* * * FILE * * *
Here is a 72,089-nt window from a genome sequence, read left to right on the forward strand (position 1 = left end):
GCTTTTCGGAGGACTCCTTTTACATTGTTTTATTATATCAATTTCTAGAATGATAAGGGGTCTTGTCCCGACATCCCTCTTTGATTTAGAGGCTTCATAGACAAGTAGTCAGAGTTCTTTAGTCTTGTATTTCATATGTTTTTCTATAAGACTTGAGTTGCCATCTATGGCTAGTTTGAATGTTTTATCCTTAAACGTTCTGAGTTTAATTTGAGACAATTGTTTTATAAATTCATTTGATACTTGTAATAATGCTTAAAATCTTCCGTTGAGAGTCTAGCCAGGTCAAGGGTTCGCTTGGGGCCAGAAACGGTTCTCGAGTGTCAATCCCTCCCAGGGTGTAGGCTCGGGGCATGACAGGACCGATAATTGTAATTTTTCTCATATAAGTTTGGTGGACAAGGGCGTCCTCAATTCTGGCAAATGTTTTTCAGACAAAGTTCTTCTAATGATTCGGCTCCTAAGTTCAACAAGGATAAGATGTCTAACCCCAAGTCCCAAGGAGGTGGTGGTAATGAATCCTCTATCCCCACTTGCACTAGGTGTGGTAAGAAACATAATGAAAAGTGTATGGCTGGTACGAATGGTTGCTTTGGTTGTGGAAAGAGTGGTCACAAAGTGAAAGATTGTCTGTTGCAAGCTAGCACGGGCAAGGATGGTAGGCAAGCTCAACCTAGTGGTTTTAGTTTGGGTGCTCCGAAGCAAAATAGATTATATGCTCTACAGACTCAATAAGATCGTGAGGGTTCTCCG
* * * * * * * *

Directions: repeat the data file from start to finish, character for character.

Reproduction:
Here is a 72,089-nt window from a genome sequence, read left to right on the forward strand (position 1 = left end):
GCTTTTCGGAGGACTCCTTTTACATTGTTTTATTATATCAATTTCTAGAATGATAAGGGGTCTTGTCCCGACATCCCTCTTTGATTTAGAGGCTTCATAGACAAGTAGTCAGAGTTCTTTAGTCTTGTATTTCATATGTTTTTCTATAAGACTTGAGTTGCCATCTATGGCTAGTTTGAATGTTTTATCCTTAAACGTTCTGAGTTTAATTTGAGACAATTGTTTTATAAATTCATTTGATACTTGTAATAATGCTTAAAATCTTCCGTTGAGAGTCTAGCCAGGTCAAGGGTTCGCTTGGGGCCAGAAACGGTTCTCGAGTGTCAATCCCTCCCAGGGTGTAGGCTCGGGGCATGACAGGACCGATAATTGTAATTTTTCTCATATAAGTTTGGTGGACAAGGGCGTCCTCAATTCTGGCAAATGTTTTTCAGACAAAGTTCTTCTAATGATTCGGCTCCTAAGTTCAACAAGGATAAGATGTCTAACCCCAAGTCCCAAGGAGGTGGTGGTAATGAATCCTCTATCCCCACTTGCACTAGGTGTGGTAAGAAACATAATGAAAAGTGTATGGCTGGTACGAATGGTTGCTTTGGTTGTGGAAAGAGTGGTCACAAAGTGAAAGATTGTCTGTTGCAAGCTAGCACGGGCAAGGATGGTAGGCAAGCTCAACCTAGTGGTTTTAGTTTGGGTGCTCCGAAGCAAAATAGATTATATGCTCTACAGACTCAATAAGATCGTGAGGGTTCTCCG